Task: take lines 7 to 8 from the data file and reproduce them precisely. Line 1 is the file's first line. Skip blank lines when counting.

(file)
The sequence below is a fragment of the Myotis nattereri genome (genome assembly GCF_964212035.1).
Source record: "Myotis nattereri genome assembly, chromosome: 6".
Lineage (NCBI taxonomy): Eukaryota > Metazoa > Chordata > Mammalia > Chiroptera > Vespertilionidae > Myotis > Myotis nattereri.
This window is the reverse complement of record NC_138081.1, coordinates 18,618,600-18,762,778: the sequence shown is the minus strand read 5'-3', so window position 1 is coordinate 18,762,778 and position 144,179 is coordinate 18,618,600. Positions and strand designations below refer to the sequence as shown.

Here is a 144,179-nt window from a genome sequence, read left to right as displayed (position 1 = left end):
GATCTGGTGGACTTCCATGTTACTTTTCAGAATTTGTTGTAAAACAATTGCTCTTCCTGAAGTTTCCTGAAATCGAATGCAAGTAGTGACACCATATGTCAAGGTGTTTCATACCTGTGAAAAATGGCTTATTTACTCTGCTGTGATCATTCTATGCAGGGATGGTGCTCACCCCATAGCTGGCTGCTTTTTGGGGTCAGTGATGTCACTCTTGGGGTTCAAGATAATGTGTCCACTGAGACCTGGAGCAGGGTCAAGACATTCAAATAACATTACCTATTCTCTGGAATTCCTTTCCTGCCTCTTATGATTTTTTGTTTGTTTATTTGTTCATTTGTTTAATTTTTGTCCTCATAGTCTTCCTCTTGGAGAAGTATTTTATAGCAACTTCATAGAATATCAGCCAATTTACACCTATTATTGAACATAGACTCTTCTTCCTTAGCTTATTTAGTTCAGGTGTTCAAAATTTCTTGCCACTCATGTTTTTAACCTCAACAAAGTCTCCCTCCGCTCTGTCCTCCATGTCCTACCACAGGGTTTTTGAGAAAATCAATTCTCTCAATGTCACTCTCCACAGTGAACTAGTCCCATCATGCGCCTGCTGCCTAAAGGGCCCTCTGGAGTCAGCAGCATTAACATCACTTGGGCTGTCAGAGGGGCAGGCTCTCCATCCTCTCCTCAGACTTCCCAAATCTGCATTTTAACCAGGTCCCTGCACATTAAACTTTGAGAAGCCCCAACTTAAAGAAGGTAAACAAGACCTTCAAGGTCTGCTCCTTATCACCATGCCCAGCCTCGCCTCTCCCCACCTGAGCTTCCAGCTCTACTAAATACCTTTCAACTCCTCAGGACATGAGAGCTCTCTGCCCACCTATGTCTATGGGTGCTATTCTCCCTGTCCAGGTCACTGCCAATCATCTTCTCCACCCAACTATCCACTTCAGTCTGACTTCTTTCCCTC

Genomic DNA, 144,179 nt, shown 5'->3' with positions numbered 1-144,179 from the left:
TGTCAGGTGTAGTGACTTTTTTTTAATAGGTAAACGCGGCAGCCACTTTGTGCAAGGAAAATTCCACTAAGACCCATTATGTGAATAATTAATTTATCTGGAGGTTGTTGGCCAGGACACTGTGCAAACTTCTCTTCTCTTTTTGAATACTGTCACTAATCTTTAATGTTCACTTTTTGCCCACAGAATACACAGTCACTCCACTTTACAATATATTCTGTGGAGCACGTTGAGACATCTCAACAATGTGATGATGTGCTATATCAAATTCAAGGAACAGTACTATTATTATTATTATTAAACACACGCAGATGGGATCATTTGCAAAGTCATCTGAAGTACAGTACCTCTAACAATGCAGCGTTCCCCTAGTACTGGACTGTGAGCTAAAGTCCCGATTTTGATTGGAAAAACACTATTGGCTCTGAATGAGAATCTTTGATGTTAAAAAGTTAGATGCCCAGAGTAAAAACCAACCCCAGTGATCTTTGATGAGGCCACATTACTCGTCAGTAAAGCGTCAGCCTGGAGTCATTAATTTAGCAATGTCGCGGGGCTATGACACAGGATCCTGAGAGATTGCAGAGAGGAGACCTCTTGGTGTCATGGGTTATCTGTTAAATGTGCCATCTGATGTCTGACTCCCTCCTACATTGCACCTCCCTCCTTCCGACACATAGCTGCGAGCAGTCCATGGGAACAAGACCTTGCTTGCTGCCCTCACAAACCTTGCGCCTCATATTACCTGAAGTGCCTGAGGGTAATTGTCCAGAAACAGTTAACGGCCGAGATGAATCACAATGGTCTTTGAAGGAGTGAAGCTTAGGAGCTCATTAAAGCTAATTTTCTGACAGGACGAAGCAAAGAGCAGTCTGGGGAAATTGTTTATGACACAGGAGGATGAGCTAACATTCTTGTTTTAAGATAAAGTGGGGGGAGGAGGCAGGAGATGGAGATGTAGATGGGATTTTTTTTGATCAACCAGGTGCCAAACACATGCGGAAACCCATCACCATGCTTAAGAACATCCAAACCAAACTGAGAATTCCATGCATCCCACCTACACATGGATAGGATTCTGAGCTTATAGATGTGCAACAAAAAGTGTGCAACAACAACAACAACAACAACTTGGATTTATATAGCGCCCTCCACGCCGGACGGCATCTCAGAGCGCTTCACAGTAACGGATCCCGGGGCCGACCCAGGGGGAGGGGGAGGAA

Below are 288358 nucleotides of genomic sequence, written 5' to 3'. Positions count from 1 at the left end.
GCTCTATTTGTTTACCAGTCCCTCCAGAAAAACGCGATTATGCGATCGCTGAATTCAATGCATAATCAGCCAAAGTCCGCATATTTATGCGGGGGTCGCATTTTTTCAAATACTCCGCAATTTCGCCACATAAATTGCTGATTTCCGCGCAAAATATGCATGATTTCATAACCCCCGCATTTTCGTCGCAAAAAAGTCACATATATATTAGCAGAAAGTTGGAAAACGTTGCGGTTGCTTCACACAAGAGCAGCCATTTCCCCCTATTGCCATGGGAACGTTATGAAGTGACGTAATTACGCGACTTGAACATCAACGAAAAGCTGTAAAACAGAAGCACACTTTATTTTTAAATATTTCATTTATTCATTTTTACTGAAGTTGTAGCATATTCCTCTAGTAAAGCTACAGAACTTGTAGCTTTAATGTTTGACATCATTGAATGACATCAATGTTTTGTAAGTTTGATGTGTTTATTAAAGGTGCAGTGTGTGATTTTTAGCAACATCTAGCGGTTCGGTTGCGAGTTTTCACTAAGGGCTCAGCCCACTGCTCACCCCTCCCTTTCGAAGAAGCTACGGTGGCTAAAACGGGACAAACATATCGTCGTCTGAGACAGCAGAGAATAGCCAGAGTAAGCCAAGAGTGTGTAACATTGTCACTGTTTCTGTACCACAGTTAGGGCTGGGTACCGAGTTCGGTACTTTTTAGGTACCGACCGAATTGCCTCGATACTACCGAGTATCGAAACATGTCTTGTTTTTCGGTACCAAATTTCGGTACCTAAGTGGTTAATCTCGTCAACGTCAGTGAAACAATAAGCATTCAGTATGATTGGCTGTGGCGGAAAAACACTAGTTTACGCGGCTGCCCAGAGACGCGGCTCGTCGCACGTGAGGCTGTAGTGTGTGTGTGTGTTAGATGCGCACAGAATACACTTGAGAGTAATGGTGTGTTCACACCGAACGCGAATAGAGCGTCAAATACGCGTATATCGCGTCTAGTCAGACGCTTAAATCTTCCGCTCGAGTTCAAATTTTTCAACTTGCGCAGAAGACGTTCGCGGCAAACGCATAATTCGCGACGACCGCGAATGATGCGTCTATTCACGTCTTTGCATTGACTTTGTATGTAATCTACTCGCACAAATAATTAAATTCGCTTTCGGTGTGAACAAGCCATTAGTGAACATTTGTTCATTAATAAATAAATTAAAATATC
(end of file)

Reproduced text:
Genomic DNA, 144,179 nt, shown 5'->3' with positions numbered 1-144,179 from the left:
TGTCAGGTGTAGTGACTTTTTTTTAATAGGTAAACGCGGCAGCCACTTTGTGCAAGGAAAATTCCACTAAGACCCATTATGTGAATAATTAATTTATCTGGAGGTTGTTGGCCAGGACACTGTGCAAACTTCTCTTCTCTTTTTGAATACTGTCACTAATCTTTAATGTTCACTTTTTGCCCACAGAATACACAGTCACTCCACTTTACAATATATTCTGTGGAGCACGTTGAGACATCTCAACAATGTGATGATGTGCTATATCAAATTCAAGGAACAGTACTATTATTATTATTATTAAACACACGCAGATGGGATCATTTGCAAAGTCATCTGAAGTACAGTACCTCTAACAATGCAGCGTTCCCCTAGTACTGGACTGTGAGCTAAAGTCCCGATTTTGATTGGAAAAACACTATTGGCTCTGAATGAGAATCTTTGATGTTAAAAAGTTAGATGCCCAGAGTAAAAACCAACCCCAGTGATCTTTGATGAGGCCACATTACTCGTCAGTAAAGCGTCAGCCTGGAGTCATTAATTTAGCAATGTCGCGGGGCTATGACACAGGATCCTGAGAGATTGCAGAGAGGAGACCTCTTGGTGTCATGGGTTATCTGTTAAATGTGCCATCTGATGTCTGACTCCCTCCTACATTGCACCTCCCTCCTTCCGACACATAGCTGCGAGCAGTCCATGGGAACAAGACCTTGCTTGCTGCCCTCACAAACCTTGCGCCTCATATTACCTGAAGTGCCTGAGGGTAATTGTCCAGAAACAGTTAACGGCCGAGATGAATCACAATGGTCTTTGAAGGAGTGAAGCTTAGGAGCTCATTAAAGCTAATTTTCTGACAGGACGAAGCAAAGAGCAGTCTGGGGAAATTGTTTATGACACAGGAGGATGAGCTAACATTCTTGTTTTAAGATAAAGTGGGGGGAGGAGGCAGGAGATGGAGATGTAGATGGGATTTTTTTTGATCAACCAGGTGCCAAACACATGCGGAAACCCATCACCATGCTTAAGAACATCCAAACCAAACTGAGAATTCCATGCATCCCACCTACACATGGATAGGATTCTGAGCTTATAGATGTGCAACAAAAAGTGTGCAACAACAACAACAACAACAACTTGGATTTATATAGCGCCCTCCACGCCGGACGGCATCTCAGAGCGCTTCACAGTAACGGATCCCGGGGCCGACCCAGGGGGAGGGGGAGGAA